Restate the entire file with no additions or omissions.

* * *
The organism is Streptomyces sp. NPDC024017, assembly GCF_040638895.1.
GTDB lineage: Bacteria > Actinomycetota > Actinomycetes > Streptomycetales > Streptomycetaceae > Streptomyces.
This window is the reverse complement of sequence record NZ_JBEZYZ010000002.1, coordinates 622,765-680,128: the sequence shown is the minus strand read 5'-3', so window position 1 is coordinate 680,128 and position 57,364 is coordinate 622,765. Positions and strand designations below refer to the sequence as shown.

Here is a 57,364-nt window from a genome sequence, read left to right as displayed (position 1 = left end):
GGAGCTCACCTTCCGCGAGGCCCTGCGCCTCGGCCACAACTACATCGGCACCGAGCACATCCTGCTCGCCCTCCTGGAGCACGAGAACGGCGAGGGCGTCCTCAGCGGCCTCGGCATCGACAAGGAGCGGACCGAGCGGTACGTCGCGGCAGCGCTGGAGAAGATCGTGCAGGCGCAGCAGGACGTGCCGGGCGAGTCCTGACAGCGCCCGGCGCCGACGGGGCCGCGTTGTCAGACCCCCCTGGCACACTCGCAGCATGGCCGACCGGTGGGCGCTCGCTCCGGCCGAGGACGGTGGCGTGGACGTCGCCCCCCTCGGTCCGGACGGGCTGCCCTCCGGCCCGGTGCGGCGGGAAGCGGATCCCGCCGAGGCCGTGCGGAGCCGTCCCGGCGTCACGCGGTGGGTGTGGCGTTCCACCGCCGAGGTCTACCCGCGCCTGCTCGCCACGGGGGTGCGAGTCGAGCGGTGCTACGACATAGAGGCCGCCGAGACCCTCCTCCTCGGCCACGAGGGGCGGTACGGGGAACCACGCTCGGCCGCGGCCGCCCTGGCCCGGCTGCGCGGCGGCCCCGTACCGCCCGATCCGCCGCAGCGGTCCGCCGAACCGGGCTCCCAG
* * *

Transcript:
The organism is Streptomyces sp. NPDC024017, assembly GCF_040638895.1.
GTDB lineage: Bacteria > Actinomycetota > Actinomycetes > Streptomycetales > Streptomycetaceae > Streptomyces.
This window is the reverse complement of sequence record NZ_JBEZYZ010000002.1, coordinates 622,765-680,128: the sequence shown is the minus strand read 5'-3', so window position 1 is coordinate 680,128 and position 57,364 is coordinate 622,765. Positions and strand designations below refer to the sequence as shown.

Here is a 57,364-nt window from a genome sequence, read left to right as displayed (position 1 = left end):
GGAGCTCACCTTCCGCGAGGCCCTGCGCCTCGGCCACAACTACATCGGCACCGAGCACATCCTGCTCGCCCTCCTGGAGCACGAGAACGGCGAGGGCGTCCTCAGCGGCCTCGGCATCGACAAGGAGCGGACCGAGCGGTACGTCGCGGCAGCGCTGGAGAAGATCGTGCAGGCGCAGCAGGACGTGCCGGGCGAGTCCTGACAGCGCCCGGCGCCGACGGGGCCGCGTTGTCAGACCCCCCTGGCACACTCGCAGCATGGCCGACCGGTGGGCGCTCGCTCCGGCCGAGGACGGTGGCGTGGACGTCGCCCCCCTCGGTCCGGACGGGCTGCCCTCCGGCCCGGTGCGGCGGGAAGCGGATCCCGCCGAGGCCGTGCGGAGCCGTCCCGGCGTCACGCGGTGGGTGTGGCGTTCCACCGCCGAGGTCTACCCGCGCCTGCTCGCCACGGGGGTGCGAGTCGAGCGGTGCTACGACATAGAGGCCGCCGAGACCCTCCTCCTCGGCCACGAGGGGCGGTACGGGGAACCACGCTCGGCCGCGGCCGCCCTGGCCCGGCTGCGCGGCGGCCCCGTACCGCCCGATCCGCCGCAGCGGTCCGCCGAACCGGGCTCCCAG